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Social Order and the Fear of Crime in Contemporary Times (Clarendon Studies in Criminology) ePub download

by Stephen D. Farrall,Jonathan Jackson,Emily Gray

  • Author: Stephen D. Farrall,Jonathan Jackson,Emily Gray
  • ISBN: 0199540810
  • ISBN13: 978-0199540815
  • ePub: 1485 kb | FB2: 1928 kb
  • Language: English
  • Category: Social Sciences
  • Publisher: Oxford University Press; 1 edition (December 13, 2009)
  • Pages: 200
  • Rating: 4.7/5
  • Votes: 238
  • Format: lrf lrf docx txt
Social Order and the Fear of Crime in Contemporary Times (Clarendon Studies in Criminology) ePub download

The fear of crime has been recognized as an important social problem in its own right, with a significant number of citizens in many countries . Series: Clarendon Studies in Criminology. Hardcover: 200 pages.

The fear of crime has been recognized as an important social problem in its own right, with a significant number of citizens in many countries concerned about crime.

Questions relating to the fear of crime were one of the only consistent elements of the 1982–94 BCS sweeps .

Questions relating to the fear of crime were one of the only consistent elements of the 1982–94 BCS sweeps (Mayhew 1996: 48). Several studies undertaken in the USA, Australia and in mainland Europe also testify to these rates of anxiety. For example, studies in Holland (Van der Wurff et al. 1989), Slovenia (Mesko and Farrall 2000), Switzerland (Killias and Clerici 2000: 439–40) as well as those studies undertaken in the UK (referred to above) have frequently demonstrated the fear of crime to be a common experience amongst those surveyed.

Stephen D. Farrall, Jonathan Jackson, and Emily Gray. Clarendon Studies in Criminology. Examines the different social attitudes and backgrounds of those who fear crime and explores whether there is more than one social norm of the fear of crime. Farrall (author), Jonathan Jackson (author), Emily Gray . Farrall (author), Jonathan Jackson (author), Emily Gray (author). Hardback 340 Pages, Published: 01/10/2009. The fear of crime has been recognized as an important social problem in its own right, with a significant number of citizens in many countries concerned about crime.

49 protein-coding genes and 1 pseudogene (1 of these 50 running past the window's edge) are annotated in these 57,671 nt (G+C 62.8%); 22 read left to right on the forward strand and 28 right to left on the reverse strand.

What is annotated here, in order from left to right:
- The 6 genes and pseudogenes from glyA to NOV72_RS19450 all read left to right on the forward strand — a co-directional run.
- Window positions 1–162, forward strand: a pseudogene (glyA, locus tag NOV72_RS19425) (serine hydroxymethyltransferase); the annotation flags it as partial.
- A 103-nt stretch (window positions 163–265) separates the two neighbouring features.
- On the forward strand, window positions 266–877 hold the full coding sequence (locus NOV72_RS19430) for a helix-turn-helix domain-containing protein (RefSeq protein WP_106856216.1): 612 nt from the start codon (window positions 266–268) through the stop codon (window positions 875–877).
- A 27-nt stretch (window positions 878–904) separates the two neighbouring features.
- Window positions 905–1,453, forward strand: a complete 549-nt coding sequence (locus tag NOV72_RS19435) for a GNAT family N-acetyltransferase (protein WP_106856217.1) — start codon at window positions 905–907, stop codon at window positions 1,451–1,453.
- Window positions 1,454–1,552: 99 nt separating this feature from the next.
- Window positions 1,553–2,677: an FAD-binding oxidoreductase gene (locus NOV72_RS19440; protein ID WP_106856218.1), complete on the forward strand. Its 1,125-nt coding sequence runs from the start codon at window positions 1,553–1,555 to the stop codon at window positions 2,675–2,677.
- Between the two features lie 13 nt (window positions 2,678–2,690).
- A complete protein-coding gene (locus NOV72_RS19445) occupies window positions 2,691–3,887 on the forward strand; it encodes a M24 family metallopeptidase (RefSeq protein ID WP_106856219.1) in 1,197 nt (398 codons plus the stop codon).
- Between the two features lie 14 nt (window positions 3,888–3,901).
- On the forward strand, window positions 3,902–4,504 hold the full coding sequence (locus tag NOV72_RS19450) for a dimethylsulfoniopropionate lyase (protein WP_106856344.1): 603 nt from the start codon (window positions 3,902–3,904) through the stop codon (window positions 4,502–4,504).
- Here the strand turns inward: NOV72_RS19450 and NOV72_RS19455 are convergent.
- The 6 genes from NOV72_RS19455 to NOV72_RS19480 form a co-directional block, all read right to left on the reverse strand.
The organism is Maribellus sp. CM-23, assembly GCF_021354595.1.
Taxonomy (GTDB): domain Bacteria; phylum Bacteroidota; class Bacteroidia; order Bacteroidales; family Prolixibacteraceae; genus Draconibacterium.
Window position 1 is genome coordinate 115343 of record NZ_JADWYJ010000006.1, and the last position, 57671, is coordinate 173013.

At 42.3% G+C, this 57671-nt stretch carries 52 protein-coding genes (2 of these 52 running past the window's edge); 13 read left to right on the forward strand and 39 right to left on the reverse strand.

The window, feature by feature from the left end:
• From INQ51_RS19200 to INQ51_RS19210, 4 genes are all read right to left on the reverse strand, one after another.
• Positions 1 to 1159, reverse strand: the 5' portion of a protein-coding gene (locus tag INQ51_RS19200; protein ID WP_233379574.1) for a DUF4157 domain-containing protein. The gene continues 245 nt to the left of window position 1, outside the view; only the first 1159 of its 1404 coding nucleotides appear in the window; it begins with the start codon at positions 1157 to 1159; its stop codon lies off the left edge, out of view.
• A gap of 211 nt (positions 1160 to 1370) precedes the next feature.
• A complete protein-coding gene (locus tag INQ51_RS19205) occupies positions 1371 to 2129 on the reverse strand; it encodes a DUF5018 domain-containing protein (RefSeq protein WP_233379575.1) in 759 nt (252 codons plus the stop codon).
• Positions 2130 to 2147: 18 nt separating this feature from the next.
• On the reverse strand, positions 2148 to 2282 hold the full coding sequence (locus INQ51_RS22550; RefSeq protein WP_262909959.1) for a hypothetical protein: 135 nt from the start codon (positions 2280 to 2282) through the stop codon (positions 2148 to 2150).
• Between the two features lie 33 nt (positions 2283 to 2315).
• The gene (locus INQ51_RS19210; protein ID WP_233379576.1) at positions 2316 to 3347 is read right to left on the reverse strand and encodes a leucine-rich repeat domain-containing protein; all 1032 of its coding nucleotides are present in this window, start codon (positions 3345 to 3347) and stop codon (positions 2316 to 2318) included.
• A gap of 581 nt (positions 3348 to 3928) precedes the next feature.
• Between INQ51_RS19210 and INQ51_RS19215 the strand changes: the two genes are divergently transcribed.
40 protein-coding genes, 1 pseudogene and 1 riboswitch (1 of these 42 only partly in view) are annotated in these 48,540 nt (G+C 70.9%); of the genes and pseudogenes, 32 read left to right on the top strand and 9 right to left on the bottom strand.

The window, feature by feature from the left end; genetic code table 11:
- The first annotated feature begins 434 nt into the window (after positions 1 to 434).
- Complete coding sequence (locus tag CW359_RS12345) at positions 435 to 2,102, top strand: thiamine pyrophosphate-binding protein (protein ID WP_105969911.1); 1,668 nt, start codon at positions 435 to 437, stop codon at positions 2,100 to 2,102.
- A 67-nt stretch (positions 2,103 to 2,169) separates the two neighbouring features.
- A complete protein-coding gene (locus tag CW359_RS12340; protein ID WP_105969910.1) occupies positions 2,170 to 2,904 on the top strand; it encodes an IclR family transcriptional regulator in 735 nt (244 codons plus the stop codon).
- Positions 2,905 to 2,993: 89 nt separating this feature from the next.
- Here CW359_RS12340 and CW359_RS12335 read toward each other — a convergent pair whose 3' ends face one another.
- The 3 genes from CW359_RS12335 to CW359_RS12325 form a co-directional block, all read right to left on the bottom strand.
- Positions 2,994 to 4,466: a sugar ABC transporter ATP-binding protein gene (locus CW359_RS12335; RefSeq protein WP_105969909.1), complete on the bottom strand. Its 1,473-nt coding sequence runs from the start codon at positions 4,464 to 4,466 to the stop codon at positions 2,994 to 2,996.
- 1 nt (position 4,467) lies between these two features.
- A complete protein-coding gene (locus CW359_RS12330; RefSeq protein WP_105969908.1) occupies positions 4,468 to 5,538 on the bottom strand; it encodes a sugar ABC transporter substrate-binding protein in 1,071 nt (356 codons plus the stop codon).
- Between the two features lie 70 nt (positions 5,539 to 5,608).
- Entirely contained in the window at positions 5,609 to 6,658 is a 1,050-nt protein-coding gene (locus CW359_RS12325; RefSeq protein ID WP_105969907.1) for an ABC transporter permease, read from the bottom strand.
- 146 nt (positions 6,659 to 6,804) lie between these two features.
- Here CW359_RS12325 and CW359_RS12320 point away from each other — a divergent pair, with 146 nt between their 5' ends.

A Rhetorical Question with No One Clear Answer; 4: Theorising the Fear of Crime: The Cultural and Social Significance of Insecurity; Part II; 5: Conversations about Crime, P.

by Stephen Farrall, Jonathan Jackson, Emily Gray.

E Gray, J Jackson, S Farrall. European Journal of Criminology 5 (3), 363-380, 2008.

S Farrall, J Jackson, E Gray. Oxford University Press, 2009. J Jackson, B Bradford. British Journal of Sociology 60 (3), 493-521, 2009. A psychological perspective on vulnerability in the fear of crime. E Gray, J Jackson, S Farrall. Europeans and biotechnology in 2010: winds of change? G Gaskell, S Stares, A Allansdottir, N Allum, P Castro, J Jackson. Publications Office of the European Union, 2010.

Published 2009 by Oxford University Press in Oxford, New York. Includes bibliographical references and index.

Emily Gray, Jonathan Jackson and Stephen Farrall Reassessing the .

Emily Gray, Jonathan Jackson and Stephen Farrall Reassessing the fear of crime Article (Accepted version) (Refereed) Original citation: Gray, Emily and Jackson, Jonathan and Farrall, Stephen (2008) Reassessing the fear of crime. European journal of criminology, 5 (3). pp. 363-380. Old questions ask about a more general model of experience (‘How worried 5 are you.

The fear of crime has been recognized as an important social problem in its own right, with a significant number of citizens in many countries concerned about crime. In this book, the authors critically review the main findings from over 35 years of research into attitudes to crime, highlighting groups who are most fearful of crime and exploring the theories used to account for that fear. Using this research, the authors move on to propose a new model for the fear of crime, arguing that such methods, which involve intensity questions (such as 'how worried are you about x ...'), may actually conflate an 'expressive' or 'attitudinal' component of the fear of crime with an experiential component and therefore fail to provide a comprehensive insight into how crime is perceived. Taking an entirely new approach to their subject, the authors use existing quantitative data from the British Crime Survey to pose theoretically informed questions to help identify those who only 'expressively' fear crime, separating them from those who have the actual experience of worrying about crime. By exploring the extent to which each group has different social attitudes and backgrounds, and whether there is more than one social/cultural form of the fear of crime, this innovative and exciting title promises to reposition this aspect of criminology to a more prominent place.
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